Missouri Sen. Claire McCaskill, who has described reverse mortgages as “very dangerous,” will continue to push for further reforms of the reverse mortgage market, her spokeswoman said, after the Senate did not consider her amendment to a federal fraud enforcement bill that passed today.
“Here’s the problem: we’ve got the people closing these loans that have no skin in the game,” McCaskill said during a Senate hearing on April 23, according to a transcript. “Guess who’s insuring all these loans? We are. The taxpayers.”
McCaskill previously inserted provisions to regulate reverse mortgages into the Housing and Economic Recovery Act, which was passed last summer.
She is now raising concerns about misleading advertising, the industry’s fast growth, increasing fraud, and the taxpayers’ potential liability. McCaskill said that the rules she tried to introduce into the bill that passed today were needed to prevent the same types of abuses that occurred in subprime mortgage lending from spreading to the reverse sector.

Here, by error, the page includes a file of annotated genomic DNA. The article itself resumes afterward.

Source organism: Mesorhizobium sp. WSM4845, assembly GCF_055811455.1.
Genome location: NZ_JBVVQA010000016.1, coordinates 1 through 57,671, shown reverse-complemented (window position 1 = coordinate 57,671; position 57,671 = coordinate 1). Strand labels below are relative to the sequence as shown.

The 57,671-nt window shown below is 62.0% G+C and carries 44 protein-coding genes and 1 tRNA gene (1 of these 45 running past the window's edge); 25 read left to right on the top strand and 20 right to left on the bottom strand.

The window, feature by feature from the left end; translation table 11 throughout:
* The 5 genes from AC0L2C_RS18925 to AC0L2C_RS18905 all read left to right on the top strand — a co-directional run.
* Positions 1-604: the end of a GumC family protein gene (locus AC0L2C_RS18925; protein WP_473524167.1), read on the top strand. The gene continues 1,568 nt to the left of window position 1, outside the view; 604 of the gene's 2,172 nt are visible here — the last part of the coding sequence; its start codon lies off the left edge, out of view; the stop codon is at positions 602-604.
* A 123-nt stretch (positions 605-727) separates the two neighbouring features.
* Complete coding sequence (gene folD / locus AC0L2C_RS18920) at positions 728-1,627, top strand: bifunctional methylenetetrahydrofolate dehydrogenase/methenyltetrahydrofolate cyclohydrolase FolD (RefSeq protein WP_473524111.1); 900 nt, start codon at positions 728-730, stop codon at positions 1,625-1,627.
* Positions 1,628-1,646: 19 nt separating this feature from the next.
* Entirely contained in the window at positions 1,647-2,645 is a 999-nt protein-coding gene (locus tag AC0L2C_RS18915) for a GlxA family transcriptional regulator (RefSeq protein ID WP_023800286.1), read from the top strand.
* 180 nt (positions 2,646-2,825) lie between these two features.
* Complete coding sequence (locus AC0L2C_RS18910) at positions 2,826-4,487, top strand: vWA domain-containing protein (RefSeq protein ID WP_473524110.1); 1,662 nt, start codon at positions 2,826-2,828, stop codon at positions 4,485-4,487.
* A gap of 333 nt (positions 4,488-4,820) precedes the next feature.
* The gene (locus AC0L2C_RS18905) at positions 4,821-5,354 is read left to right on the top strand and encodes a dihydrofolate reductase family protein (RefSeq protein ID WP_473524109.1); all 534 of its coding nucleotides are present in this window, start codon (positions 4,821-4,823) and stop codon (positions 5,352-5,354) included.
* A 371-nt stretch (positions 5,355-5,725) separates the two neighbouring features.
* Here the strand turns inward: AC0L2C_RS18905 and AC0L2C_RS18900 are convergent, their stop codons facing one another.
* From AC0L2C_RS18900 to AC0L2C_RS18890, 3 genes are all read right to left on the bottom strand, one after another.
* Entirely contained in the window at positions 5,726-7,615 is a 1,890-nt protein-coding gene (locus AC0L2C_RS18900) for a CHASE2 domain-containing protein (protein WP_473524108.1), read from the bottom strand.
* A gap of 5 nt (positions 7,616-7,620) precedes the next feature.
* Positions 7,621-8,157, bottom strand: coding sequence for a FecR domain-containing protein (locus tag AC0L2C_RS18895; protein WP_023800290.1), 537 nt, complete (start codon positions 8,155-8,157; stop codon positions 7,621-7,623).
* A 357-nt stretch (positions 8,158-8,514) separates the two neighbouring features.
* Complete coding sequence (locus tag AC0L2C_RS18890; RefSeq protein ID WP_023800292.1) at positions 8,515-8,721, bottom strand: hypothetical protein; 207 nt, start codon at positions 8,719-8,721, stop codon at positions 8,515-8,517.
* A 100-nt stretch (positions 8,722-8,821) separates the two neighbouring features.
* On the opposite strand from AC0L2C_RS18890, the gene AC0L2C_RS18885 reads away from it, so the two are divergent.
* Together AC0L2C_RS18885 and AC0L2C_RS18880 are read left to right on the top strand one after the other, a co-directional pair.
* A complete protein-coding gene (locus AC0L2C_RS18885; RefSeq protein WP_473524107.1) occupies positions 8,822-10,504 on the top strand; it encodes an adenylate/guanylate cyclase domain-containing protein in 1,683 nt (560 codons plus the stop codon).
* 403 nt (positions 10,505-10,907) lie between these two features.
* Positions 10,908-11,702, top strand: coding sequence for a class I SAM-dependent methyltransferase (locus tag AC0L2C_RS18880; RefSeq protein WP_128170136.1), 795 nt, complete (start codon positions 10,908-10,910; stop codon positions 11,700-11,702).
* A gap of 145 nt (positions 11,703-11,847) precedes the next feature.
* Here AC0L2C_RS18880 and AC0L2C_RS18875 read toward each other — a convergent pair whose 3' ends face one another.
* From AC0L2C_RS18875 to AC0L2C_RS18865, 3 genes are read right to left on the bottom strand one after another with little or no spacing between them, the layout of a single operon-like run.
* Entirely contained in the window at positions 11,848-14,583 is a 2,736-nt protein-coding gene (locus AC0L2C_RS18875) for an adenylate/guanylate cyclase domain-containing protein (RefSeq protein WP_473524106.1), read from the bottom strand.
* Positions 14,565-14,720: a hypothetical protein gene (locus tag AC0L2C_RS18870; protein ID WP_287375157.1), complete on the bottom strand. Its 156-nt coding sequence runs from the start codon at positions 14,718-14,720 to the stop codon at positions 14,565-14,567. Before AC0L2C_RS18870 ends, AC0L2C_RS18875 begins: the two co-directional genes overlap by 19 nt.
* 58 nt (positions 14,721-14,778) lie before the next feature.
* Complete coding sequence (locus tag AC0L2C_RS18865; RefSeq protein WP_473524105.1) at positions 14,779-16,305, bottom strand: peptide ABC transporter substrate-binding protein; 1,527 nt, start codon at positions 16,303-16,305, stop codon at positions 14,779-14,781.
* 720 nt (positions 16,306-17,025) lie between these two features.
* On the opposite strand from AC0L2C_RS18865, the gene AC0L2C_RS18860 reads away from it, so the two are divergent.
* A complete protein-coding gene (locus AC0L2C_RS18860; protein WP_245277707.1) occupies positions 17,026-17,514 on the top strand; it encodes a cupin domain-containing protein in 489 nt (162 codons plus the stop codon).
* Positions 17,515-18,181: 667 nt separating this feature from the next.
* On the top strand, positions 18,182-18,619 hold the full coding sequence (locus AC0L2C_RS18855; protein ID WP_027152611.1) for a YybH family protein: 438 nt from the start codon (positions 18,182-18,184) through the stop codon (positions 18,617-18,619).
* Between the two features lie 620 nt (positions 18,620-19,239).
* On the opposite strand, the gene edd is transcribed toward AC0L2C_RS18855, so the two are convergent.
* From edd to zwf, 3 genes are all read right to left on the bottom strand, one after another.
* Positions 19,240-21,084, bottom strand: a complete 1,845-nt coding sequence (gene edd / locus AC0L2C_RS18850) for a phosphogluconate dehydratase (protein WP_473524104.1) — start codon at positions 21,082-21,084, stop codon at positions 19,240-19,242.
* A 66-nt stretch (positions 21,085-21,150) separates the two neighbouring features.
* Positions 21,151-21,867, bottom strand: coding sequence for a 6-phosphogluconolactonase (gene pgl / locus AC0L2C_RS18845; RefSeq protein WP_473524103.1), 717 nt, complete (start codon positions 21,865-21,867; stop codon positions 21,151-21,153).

“If we do not learn from our mistakes, we are doomed to repeat them, so I urge all my colleagues to become knowledgeable about this reverse mortgage area, get word to their constituents to be careful about these reverse mortgages,” she said. “They are very dangerous.”
McCaskill introduced the amendment to the Fraud Enforcement and Recovery Act of 2009. The amendment included provisions that would have required borrowers to certify that they live in the home and report when they terminate residence; required that a home purchased with a HECM be owned and occupied for at least 180 days; and required counselors to report suspected fraud and abuse.
The Senate passed the bill on a 92 to 4 vote today without considering McCaskill’s amendment, her spokeswoman Maria Speiser said.
Speiser said in an email today that she doesn’t know in which bill McCaskill will reintroduce the amendment, “but I do know she will continue to pursue this issue.”